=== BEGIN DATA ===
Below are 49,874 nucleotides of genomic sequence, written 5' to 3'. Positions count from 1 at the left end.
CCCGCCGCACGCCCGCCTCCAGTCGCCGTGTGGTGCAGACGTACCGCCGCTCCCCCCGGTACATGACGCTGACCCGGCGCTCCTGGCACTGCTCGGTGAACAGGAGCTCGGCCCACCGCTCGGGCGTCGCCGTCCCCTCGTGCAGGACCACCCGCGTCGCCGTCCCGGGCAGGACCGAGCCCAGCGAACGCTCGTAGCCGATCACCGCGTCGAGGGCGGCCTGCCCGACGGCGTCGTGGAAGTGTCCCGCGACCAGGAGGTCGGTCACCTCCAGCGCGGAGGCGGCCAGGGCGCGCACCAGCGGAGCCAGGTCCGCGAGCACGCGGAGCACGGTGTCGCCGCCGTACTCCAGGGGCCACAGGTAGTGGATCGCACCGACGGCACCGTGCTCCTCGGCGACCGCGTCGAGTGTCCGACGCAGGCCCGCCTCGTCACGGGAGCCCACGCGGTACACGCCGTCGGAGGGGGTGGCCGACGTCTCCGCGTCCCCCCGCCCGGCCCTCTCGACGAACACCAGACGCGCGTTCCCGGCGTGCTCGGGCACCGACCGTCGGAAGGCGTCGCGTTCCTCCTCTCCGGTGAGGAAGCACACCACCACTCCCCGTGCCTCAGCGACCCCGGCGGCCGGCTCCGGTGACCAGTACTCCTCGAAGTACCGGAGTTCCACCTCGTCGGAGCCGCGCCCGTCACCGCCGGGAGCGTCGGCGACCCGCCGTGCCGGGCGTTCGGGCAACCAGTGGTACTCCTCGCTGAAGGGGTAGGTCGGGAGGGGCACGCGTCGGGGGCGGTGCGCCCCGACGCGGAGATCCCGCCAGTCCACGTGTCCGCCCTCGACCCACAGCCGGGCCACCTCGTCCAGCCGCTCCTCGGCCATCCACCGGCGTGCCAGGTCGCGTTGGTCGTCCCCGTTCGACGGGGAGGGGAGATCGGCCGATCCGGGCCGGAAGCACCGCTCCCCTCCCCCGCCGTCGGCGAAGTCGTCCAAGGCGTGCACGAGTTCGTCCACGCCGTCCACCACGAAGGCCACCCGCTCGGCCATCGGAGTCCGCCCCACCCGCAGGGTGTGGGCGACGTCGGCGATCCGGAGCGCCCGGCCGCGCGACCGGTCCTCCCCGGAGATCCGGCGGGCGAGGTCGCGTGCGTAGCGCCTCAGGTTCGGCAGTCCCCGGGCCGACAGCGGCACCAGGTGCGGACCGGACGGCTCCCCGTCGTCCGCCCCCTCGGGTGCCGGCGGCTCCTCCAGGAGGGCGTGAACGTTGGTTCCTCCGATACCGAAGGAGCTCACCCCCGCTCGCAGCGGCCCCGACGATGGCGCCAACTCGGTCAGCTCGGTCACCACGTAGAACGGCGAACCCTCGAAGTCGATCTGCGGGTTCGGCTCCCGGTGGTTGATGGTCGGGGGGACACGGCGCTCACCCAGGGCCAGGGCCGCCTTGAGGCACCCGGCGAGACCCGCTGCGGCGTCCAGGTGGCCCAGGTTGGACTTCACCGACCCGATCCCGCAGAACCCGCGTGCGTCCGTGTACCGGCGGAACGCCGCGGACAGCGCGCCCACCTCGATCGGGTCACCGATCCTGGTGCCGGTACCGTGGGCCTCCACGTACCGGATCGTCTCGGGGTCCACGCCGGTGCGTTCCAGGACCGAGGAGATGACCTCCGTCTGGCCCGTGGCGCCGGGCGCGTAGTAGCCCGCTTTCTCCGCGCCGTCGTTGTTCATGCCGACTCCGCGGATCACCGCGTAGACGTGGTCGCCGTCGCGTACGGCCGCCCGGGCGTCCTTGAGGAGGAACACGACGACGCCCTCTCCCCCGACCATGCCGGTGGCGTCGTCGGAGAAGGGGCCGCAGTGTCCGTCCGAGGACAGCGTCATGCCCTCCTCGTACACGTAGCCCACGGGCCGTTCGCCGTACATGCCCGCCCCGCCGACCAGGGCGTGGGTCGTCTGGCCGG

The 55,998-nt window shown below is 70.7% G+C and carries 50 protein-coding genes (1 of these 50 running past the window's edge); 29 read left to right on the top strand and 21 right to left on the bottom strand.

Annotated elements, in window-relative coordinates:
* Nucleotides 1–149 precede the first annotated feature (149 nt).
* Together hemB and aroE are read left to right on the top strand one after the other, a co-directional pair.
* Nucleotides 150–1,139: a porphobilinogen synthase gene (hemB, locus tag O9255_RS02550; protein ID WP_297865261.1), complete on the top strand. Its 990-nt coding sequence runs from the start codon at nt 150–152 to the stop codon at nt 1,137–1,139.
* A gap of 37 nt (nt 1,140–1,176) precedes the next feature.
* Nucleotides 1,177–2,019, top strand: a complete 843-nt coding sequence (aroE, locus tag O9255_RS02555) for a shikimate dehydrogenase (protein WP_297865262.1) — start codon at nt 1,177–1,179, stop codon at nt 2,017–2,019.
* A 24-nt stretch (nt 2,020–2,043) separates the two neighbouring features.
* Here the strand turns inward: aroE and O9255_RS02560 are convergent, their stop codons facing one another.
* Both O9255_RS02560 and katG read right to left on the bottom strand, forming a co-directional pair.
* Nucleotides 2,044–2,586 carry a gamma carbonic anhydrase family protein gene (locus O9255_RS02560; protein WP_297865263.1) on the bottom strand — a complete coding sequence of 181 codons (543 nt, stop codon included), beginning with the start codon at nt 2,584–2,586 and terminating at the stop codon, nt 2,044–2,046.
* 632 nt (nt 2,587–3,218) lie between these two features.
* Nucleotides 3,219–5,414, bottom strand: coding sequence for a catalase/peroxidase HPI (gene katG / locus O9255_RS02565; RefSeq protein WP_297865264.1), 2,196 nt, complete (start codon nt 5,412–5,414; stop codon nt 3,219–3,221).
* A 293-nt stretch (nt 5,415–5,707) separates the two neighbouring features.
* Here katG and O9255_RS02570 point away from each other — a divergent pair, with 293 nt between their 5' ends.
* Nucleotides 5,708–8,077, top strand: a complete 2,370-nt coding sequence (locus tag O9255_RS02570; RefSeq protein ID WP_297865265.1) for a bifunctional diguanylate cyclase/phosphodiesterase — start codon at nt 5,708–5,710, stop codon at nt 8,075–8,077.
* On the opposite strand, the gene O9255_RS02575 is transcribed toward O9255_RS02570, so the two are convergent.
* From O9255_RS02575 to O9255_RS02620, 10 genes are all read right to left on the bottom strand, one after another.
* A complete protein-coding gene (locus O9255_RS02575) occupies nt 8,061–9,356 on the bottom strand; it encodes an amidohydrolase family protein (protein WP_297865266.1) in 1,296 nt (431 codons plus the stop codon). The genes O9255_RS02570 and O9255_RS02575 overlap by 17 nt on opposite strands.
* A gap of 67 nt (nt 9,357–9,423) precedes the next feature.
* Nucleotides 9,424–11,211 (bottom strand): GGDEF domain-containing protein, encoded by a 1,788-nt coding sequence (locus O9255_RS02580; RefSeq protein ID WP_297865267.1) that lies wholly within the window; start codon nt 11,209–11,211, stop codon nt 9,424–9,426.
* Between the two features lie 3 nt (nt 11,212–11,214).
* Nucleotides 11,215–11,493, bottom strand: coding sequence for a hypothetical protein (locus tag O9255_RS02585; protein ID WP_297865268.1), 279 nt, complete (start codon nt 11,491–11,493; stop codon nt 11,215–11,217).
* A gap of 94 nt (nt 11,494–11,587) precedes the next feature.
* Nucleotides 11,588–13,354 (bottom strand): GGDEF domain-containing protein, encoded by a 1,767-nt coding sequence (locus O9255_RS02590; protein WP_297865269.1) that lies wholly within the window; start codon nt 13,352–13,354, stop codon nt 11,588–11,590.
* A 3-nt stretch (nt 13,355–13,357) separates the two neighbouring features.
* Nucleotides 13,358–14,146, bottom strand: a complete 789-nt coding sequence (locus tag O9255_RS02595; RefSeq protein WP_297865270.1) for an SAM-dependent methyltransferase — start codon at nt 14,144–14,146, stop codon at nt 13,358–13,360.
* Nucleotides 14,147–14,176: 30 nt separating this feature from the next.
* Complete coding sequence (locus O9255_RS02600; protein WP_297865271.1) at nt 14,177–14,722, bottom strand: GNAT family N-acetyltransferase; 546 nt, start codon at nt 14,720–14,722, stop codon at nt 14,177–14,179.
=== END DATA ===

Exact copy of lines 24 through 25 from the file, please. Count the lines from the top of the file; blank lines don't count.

* Between the two features lie 3 nt (nt 11,212–11,214).
* Nucleotides 11,215–11,493, bottom strand: coding sequence for a hypothetical protein (locus tag O9255_RS02585; protein ID WP_297865268.1), 279 nt, complete (start codon nt 11,491–11,493; stop codon nt 11,215–11,217).